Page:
But on the day that we shot the actual hanging scene it was pretty grim because (Kenny) did such an amazing job in the makeup.

Well you – the makeup was really amazing and you almost looked like you were ready to join the cast of the Walking Dead. But, I mean, what was it like to – when you looked at yourself in the mirror and saw that — that grisly face they had given…

Harris: I mean, you know, he did a pretty good job and you practice. The tricky thing with that look was the, you know, tongue because when you – when we looked at photographs of people who had hung themselves the tongue protrudes out the mouth.

And you try and figure out how you can get the tongue to stick out in that sort of weird lifeless way. But then your tongue has a life of its own and it twitches and it doesn’t like being, you know, put into that position. And (it will) start to just (retract) of its own, you know, (unintelligible).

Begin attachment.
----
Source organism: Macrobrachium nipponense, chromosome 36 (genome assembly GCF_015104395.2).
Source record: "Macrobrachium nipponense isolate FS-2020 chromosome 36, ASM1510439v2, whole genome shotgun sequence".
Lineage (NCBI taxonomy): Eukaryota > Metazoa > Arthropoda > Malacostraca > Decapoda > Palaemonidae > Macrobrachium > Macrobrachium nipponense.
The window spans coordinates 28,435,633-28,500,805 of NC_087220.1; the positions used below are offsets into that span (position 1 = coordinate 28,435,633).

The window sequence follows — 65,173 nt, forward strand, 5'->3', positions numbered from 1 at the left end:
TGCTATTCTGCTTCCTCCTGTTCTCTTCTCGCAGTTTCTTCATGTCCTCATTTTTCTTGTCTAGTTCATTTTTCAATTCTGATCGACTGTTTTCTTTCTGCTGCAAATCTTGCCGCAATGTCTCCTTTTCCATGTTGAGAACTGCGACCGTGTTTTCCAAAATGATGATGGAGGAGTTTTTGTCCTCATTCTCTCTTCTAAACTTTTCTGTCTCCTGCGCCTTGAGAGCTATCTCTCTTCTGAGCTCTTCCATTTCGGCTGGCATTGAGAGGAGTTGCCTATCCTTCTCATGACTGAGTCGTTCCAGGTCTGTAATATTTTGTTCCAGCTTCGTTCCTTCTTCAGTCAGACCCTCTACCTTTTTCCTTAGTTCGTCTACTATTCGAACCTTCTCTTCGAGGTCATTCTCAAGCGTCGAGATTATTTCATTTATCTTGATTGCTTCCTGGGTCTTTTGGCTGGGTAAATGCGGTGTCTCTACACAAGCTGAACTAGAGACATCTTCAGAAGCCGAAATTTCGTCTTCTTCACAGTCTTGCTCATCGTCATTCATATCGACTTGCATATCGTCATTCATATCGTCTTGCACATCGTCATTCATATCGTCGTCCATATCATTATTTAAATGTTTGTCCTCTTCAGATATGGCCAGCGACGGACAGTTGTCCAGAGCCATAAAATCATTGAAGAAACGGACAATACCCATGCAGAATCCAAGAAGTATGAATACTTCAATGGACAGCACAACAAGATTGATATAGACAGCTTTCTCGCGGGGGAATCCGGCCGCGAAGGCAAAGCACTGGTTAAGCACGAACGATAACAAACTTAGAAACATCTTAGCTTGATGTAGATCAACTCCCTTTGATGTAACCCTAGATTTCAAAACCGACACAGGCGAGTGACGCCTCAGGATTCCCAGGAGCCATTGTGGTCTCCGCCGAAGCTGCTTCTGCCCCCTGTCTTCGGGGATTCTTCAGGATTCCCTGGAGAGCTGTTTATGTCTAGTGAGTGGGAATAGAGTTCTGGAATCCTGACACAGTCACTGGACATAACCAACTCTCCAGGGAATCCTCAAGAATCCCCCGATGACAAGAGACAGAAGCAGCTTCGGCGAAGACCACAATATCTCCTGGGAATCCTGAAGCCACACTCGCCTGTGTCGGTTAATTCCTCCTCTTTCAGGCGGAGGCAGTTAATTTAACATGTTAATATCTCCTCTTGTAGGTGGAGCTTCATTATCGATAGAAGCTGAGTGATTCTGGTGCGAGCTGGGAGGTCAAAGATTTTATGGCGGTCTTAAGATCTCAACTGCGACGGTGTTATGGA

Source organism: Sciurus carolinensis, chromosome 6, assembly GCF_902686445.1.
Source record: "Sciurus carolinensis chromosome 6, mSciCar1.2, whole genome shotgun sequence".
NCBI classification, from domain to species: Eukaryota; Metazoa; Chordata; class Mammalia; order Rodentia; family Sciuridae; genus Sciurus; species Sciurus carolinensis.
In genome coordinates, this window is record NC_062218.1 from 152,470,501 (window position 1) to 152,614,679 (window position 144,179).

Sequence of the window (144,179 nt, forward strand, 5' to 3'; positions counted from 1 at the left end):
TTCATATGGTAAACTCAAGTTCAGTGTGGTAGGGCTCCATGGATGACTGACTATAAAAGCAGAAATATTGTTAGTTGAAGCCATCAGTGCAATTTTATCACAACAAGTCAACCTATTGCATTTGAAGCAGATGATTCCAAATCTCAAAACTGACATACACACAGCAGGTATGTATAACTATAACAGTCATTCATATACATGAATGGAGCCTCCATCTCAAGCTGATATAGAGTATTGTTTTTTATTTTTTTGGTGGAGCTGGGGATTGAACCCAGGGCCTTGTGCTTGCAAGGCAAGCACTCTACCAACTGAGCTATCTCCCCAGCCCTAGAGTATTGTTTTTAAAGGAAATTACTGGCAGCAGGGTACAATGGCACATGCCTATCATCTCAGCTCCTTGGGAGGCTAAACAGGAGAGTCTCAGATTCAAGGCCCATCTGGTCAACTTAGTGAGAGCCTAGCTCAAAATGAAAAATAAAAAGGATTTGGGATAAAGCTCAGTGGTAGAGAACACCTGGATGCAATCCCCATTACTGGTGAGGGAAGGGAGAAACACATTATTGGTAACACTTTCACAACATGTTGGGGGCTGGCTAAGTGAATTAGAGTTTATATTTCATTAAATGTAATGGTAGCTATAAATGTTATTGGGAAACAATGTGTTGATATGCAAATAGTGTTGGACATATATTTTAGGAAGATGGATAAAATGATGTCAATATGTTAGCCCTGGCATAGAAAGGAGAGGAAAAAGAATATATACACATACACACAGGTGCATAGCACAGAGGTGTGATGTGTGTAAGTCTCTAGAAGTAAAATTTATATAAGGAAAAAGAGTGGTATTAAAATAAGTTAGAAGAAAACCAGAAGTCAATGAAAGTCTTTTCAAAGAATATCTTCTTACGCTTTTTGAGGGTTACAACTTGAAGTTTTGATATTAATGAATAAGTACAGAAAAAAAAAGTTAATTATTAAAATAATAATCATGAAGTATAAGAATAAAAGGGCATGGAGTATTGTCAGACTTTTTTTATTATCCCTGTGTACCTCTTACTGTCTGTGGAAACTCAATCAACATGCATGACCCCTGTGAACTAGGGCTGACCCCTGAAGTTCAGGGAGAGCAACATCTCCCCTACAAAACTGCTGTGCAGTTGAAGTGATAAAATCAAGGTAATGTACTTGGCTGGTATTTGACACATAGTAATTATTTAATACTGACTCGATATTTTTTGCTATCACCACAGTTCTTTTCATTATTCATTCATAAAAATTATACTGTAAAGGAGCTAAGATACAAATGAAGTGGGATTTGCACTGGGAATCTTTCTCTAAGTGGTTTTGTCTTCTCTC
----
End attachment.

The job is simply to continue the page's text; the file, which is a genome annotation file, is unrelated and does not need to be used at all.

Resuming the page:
So it was the little things like that what you end up focusing on — you know, making sure (they) can’t see you breathe and being really loose so that you bounce on the door properly and you don’t just come to a sudden stop and things like that, you know… the technical things that you focus on.

And you said that the cast members who were there when you were, you know, discovered in the room, that that was the first time they had seen you in the makeup. I mean, it was pretty ghastly, but was there any gallows humor going on as well as…